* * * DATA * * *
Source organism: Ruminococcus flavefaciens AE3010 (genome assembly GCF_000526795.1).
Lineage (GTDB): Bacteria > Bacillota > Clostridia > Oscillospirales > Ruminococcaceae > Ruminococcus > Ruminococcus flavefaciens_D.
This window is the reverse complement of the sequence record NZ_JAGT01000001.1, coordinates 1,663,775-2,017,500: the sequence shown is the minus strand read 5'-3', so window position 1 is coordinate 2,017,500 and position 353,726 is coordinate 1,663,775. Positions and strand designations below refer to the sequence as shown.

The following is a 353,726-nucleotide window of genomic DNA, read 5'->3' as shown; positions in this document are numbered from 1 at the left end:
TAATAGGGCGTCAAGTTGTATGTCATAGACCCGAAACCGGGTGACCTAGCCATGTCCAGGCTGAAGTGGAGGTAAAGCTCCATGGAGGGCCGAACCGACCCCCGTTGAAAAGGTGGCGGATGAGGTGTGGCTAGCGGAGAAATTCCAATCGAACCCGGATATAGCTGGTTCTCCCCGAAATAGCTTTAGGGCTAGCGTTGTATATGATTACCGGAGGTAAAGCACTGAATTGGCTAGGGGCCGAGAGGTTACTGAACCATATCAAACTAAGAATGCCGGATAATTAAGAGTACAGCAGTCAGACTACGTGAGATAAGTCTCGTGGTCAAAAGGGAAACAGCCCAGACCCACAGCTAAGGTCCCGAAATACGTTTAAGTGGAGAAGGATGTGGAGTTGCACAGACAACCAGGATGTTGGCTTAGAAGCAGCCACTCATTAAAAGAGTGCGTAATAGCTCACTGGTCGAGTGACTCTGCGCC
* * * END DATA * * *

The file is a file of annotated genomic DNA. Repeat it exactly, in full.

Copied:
Source organism: Ruminococcus flavefaciens AE3010 (genome assembly GCF_000526795.1).
Lineage (GTDB): Bacteria > Bacillota > Clostridia > Oscillospirales > Ruminococcaceae > Ruminococcus > Ruminococcus flavefaciens_D.
This window is the reverse complement of the sequence record NZ_JAGT01000001.1, coordinates 1,663,775-2,017,500: the sequence shown is the minus strand read 5'-3', so window position 1 is coordinate 2,017,500 and position 353,726 is coordinate 1,663,775. Positions and strand designations below refer to the sequence as shown.

The following is a 353,726-nucleotide window of genomic DNA, read 5'->3' as shown; positions in this document are numbered from 1 at the left end:
TAATAGGGCGTCAAGTTGTATGTCATAGACCCGAAACCGGGTGACCTAGCCATGTCCAGGCTGAAGTGGAGGTAAAGCTCCATGGAGGGCCGAACCGACCCCCGTTGAAAAGGTGGCGGATGAGGTGTGGCTAGCGGAGAAATTCCAATCGAACCCGGATATAGCTGGTTCTCCCCGAAATAGCTTTAGGGCTAGCGTTGTATATGATTACCGGAGGTAAAGCACTGAATTGGCTAGGGGCCGAGAGGTTACTGAACCATATCAAACTAAGAATGCCGGATAATTAAGAGTACAGCAGTCAGACTACGTGAGATAAGTCTCGTGGTCAAAAGGGAAACAGCCCAGACCCACAGCTAAGGTCCCGAAATACGTTTAAGTGGAGAAGGATGTGGAGTTGCACAGACAACCAGGATGTTGGCTTAGAAGCAGCCACTCATTAAAAGAGTGCGTAATAGCTCACTGGTCGAGTGACTCTGCGCC